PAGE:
Overhead for table columns.
jonathan.giles at oracle.com
Thu Aug 14 22:42:11 UTC 2014
Actually this is slightly wrong. I was holding off replying until I had
a bit more time to be thorough, but I'll respond now to prevent this
misunderstanding from being discussed :-)
It _is_ possible to virtualise the TableView in both directions. This
doesn't necessarily help with the overhead entirely, but it should help
substantially. I might be forgetting some important element as I have
not referred back to the code, but I believe that the only thing that is
necessary is for the developer to set a fixed cell size on the TableView
(via TableView#setFixedCellSize). When this happens, the TableView can
1) reduce enormously the amount of computations it has to do for layout
and 2) virtualise the columns. I suspect 2 is your primary goal, but 1
shouldn't be underestimated given the enormity of your table.
Sean, it would be interesting if you could send me a sample application
that demonstrates your problem. I am always trying to optimise these
virtualised controls and would appreciate adding your specific use case
to my suite of tests.
On 15/08/2014 10:35 a.m., Tomas Mikula wrote:
> On Thu, Aug 14, 2014 at 9:01 PM, Sean True <sean.true at gmail.com> wrote:
>> We've been looking at very large tables for use in data grid display.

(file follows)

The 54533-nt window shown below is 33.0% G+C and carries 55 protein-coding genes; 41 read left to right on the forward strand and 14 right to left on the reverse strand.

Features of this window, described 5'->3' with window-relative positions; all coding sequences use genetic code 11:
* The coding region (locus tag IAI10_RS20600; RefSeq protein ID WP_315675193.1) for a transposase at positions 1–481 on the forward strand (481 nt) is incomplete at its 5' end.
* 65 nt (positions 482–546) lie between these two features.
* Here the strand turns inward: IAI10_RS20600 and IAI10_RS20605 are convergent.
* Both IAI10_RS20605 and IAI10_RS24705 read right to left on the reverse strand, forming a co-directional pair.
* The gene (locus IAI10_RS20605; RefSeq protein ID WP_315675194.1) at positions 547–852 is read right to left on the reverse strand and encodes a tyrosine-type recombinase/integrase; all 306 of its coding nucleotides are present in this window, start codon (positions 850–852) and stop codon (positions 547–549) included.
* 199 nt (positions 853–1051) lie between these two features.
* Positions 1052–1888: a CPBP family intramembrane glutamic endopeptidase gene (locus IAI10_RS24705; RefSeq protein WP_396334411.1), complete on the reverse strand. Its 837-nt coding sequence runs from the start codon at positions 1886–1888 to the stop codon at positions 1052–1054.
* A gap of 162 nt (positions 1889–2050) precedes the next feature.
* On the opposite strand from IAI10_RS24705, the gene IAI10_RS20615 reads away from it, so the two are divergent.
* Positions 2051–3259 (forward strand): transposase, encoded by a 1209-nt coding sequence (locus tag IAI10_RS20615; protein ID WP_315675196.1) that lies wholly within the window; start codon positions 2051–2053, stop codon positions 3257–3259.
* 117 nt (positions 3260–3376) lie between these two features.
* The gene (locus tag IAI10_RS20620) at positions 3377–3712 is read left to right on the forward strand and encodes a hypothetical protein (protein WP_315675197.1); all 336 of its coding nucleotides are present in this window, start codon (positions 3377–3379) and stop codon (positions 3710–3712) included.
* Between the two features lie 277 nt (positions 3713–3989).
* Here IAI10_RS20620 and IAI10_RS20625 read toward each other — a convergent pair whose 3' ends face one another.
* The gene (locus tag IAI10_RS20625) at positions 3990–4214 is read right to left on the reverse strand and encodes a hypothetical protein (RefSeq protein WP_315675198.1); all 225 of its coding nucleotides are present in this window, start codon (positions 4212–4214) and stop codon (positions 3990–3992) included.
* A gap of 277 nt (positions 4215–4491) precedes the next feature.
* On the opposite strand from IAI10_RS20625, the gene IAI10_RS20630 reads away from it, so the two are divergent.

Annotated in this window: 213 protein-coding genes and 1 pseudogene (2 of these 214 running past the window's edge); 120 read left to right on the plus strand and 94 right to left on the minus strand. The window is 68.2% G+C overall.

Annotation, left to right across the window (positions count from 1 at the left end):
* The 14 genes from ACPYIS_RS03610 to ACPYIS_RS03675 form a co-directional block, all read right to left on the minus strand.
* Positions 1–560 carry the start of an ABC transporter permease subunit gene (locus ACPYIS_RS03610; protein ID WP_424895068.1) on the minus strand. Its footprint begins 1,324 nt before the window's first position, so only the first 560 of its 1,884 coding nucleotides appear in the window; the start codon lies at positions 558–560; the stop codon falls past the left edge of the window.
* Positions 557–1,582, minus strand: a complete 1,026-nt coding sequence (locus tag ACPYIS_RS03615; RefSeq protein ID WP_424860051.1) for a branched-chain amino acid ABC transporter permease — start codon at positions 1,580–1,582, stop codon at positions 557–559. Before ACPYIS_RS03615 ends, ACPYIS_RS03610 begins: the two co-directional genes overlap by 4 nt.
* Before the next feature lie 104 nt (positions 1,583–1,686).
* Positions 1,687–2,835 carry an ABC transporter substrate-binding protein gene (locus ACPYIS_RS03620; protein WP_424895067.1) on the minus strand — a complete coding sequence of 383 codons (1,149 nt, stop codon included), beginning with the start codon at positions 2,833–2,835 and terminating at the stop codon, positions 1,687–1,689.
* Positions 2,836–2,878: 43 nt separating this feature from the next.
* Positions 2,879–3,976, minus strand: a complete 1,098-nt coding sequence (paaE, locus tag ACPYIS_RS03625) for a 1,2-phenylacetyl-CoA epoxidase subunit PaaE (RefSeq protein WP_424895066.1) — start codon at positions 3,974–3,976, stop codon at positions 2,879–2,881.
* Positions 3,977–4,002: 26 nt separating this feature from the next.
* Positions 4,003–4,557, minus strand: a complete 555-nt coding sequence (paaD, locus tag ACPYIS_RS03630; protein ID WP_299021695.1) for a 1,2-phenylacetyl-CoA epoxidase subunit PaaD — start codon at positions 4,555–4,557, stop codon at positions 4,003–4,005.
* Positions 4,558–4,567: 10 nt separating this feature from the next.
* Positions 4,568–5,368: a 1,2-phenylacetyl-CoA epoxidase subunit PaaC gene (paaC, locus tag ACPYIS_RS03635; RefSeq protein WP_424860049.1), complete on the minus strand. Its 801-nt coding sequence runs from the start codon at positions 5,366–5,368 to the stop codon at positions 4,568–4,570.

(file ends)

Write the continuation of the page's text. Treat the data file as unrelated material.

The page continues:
>> Row count scales very nicely indeed, but column count is much more
> To explain your observation: TableView is based on VirtualFlow, which
> optimizes the number of cells simultaneously attached to the scene
> graph in one direction (horizontal or vertical). For TableView,
> vertical VirtualFlow is used, which means rows are optimized
> (invisible rows are not in the scene graph), while all columns for
> each visible row are in the scene graph.
> To be able to scroll smoothly through the table, you would want a
> two-dimensional virtual flow. You can look at VirtualFlow.java from
> OpenJFX or from my alternative virtual flow implementation Flowless
>  to get an idea about the complexity of the one-dimensional case.
> If you don't require smooth scrolling and are fine with scroll by one
> row/column at a time, you could display a small table with fixed cell
> count, say 30x20 (maybe calculated dynamically based on the available
> area), and display your own scrollbars that will update the data model
> behind this small table. Not the best solution, but much less work.
>  https://github.com/TomasMikula/Flowless
>> In the March time frame, our tests showed that each column had
>> approximately 100KB overhead (using VisualVM), which is negligible at 100
>> columns, but at 10,000 columns becomes an issue. We have real world use
>> cases of more columns than that .
>> Is there planned effort to reduce the overhead, or are we looking at likely
>> having to build our own table component to serve these large needs?
>> -- Sean
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